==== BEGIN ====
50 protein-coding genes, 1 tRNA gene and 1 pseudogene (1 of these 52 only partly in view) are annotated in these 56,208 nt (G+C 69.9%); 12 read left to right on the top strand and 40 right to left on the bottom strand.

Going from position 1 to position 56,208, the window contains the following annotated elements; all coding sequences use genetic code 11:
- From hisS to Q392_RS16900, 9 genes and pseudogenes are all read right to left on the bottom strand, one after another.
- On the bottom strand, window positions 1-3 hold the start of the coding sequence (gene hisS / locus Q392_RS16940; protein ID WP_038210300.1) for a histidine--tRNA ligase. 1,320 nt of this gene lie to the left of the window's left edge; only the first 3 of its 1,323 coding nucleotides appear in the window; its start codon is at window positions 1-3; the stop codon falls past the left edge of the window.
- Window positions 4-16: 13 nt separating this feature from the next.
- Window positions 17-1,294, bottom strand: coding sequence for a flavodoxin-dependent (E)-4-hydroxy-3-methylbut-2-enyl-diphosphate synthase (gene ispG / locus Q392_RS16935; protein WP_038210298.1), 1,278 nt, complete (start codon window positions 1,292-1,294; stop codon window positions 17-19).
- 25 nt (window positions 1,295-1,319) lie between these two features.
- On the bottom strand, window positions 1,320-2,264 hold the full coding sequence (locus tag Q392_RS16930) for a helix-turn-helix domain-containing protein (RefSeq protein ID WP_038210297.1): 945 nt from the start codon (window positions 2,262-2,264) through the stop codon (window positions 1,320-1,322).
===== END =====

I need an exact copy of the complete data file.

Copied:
50 protein-coding genes, 1 tRNA gene and 1 pseudogene (1 of these 52 only partly in view) are annotated in these 56,208 nt (G+C 69.9%); 12 read left to right on the top strand and 40 right to left on the bottom strand.

Going from position 1 to position 56,208, the window contains the following annotated elements; all coding sequences use genetic code 11:
- From hisS to Q392_RS16900, 9 genes and pseudogenes are all read right to left on the bottom strand, one after another.
- On the bottom strand, window positions 1-3 hold the start of the coding sequence (gene hisS / locus Q392_RS16940; protein ID WP_038210300.1) for a histidine--tRNA ligase. 1,320 nt of this gene lie to the left of the window's left edge; only the first 3 of its 1,323 coding nucleotides appear in the window; its start codon is at window positions 1-3; the stop codon falls past the left edge of the window.
- Window positions 4-16: 13 nt separating this feature from the next.
- Window positions 17-1,294, bottom strand: coding sequence for a flavodoxin-dependent (E)-4-hydroxy-3-methylbut-2-enyl-diphosphate synthase (gene ispG / locus Q392_RS16935; protein WP_038210298.1), 1,278 nt, complete (start codon window positions 1,292-1,294; stop codon window positions 17-19).
- 25 nt (window positions 1,295-1,319) lie between these two features.
- On the bottom strand, window positions 1,320-2,264 hold the full coding sequence (locus tag Q392_RS16930) for a helix-turn-helix domain-containing protein (RefSeq protein ID WP_038210297.1): 945 nt from the start codon (window positions 2,262-2,264) through the stop codon (window positions 1,320-1,322).